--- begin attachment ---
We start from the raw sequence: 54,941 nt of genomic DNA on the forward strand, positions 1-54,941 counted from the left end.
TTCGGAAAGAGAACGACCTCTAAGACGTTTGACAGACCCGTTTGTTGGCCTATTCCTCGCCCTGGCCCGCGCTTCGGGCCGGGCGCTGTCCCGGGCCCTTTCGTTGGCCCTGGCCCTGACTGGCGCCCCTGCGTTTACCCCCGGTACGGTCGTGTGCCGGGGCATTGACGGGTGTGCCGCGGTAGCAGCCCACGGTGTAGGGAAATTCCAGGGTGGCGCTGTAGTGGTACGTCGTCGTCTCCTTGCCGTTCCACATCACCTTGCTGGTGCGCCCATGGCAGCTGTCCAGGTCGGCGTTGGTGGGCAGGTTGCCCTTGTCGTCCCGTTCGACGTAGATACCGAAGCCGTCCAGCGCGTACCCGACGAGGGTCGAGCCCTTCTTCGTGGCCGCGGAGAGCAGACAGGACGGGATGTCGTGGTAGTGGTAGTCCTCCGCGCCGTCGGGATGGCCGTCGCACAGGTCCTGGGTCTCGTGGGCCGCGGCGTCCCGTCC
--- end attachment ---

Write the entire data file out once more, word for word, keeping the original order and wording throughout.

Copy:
We start from the raw sequence: 54,941 nt of genomic DNA on the forward strand, positions 1-54,941 counted from the left end.
TTCGGAAAGAGAACGACCTCTAAGACGTTTGACAGACCCGTTTGTTGGCCTATTCCTCGCCCTGGCCCGCGCTTCGGGCCGGGCGCTGTCCCGGGCCCTTTCGTTGGCCCTGGCCCTGACTGGCGCCCCTGCGTTTACCCCCGGTACGGTCGTGTGCCGGGGCATTGACGGGTGTGCCGCGGTAGCAGCCCACGGTGTAGGGAAATTCCAGGGTGGCGCTGTAGTGGTACGTCGTCGTCTCCTTGCCGTTCCACATCACCTTGCTGGTGCGCCCATGGCAGCTGTCCAGGTCGGCGTTGGTGGGCAGGTTGCCCTTGTCGTCCCGTTCGACGTAGATACCGAAGCCGTCCAGCGCGTACCCGACGAGGGTCGAGCCCTTCTTCGTGGCCGCGGAGAGCAGACAGGACGGGATGTCGTGGTAGTGGTAGTCCTCCGCGCCGTCGGGATGGCCGTCGCACAGGTCCTGGGTCTCGTGGGCCGCGGCGTCCCGTCC